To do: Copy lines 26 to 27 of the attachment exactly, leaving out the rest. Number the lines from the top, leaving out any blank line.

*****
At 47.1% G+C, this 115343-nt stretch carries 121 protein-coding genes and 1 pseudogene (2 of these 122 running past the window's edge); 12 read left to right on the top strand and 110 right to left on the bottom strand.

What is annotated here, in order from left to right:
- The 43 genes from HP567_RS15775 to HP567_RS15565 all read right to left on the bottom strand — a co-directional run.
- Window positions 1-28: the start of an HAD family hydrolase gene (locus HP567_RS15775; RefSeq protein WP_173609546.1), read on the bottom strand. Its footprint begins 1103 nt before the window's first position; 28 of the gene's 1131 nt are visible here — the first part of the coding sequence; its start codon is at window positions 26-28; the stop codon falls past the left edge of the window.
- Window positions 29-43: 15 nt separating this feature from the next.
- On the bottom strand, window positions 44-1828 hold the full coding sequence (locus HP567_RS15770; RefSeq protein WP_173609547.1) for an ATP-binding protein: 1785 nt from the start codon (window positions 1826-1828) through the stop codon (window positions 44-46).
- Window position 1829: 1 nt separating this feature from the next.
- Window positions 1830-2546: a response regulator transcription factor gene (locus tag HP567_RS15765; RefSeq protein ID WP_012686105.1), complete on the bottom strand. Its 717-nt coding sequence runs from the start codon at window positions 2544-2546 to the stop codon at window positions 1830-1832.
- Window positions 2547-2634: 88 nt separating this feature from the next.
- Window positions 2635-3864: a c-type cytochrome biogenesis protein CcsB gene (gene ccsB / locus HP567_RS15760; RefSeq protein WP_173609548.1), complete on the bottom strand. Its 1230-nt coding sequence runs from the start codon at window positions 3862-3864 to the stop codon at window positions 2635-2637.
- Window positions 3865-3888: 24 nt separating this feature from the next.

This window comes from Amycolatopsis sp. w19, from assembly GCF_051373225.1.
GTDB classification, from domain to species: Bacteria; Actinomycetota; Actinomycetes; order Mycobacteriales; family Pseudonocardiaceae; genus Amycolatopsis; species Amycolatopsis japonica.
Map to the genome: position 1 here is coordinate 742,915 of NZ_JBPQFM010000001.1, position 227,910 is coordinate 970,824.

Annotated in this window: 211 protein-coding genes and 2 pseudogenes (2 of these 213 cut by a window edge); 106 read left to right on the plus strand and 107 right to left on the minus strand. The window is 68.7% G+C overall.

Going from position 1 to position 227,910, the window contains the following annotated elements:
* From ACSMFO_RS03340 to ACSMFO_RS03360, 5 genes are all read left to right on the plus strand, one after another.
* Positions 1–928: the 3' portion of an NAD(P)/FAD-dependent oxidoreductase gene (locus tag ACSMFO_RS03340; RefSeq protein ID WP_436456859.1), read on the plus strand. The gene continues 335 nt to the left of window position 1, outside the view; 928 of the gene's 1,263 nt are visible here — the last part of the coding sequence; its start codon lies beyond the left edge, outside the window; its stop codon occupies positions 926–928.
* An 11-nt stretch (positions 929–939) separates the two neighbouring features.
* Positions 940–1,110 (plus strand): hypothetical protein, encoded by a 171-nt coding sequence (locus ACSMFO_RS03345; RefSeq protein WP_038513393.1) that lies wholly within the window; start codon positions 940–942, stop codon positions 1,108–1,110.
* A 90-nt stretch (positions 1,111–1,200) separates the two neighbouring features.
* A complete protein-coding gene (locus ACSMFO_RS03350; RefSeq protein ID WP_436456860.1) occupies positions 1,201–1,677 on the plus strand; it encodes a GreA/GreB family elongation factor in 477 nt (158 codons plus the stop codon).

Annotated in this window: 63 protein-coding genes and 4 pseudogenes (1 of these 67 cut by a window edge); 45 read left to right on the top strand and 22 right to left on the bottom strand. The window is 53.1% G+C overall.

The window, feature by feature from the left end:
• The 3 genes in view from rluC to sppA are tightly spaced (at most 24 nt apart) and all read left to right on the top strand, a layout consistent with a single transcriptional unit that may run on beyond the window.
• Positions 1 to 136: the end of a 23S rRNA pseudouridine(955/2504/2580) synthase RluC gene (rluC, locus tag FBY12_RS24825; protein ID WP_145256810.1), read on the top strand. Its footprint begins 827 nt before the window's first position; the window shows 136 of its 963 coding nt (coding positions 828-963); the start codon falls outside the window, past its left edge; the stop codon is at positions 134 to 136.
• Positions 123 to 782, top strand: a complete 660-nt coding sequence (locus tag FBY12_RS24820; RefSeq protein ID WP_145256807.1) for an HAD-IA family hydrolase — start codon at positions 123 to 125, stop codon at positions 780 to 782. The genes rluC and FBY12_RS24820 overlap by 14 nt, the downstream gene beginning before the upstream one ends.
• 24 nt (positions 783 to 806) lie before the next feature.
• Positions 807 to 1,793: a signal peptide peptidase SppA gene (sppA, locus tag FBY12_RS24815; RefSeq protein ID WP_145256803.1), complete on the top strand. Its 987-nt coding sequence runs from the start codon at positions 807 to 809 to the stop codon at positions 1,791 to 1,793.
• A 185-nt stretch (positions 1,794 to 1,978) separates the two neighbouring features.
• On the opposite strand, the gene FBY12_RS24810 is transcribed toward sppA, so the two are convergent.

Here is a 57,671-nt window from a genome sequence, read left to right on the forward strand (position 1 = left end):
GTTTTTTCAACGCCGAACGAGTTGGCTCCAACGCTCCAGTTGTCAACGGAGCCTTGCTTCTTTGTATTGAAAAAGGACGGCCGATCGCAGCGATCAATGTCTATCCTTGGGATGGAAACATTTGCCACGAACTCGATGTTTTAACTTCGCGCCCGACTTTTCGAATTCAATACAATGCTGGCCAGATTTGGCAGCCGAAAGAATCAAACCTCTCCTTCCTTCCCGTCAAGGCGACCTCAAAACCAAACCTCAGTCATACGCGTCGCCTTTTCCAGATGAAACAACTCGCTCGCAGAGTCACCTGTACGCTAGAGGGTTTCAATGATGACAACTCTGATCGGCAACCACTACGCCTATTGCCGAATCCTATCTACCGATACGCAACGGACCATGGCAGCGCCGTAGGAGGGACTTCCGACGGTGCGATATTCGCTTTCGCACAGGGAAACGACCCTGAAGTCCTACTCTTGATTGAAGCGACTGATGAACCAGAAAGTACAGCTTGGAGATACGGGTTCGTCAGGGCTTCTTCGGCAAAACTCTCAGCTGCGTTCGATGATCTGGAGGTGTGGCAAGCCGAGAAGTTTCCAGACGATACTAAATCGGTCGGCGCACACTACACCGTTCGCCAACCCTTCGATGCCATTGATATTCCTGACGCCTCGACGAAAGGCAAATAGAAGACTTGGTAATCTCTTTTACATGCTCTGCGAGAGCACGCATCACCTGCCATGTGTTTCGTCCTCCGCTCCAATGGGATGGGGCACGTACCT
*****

• Positions 1 to 136: the end of a 23S rRNA pseudouridine(955/2504/2580) synthase RluC gene (rluC, locus tag FBY12_RS24825; protein ID WP_145256810.1), read on the top strand. Its footprint begins 827 nt before the window's first position; the window shows 136 of its 963 coding nt (coding positions 828-963); the start codon falls outside the window, past its left edge; the stop codon is at positions 134 to 136.
• Positions 123 to 782, top strand: a complete 660-nt coding sequence (locus tag FBY12_RS24820; RefSeq protein ID WP_145256807.1) for an HAD-IA family hydrolase — start codon at positions 123 to 125, stop codon at positions 780 to 782. The genes rluC and FBY12_RS24820 overlap by 14 nt, the downstream gene beginning before the upstream one ends.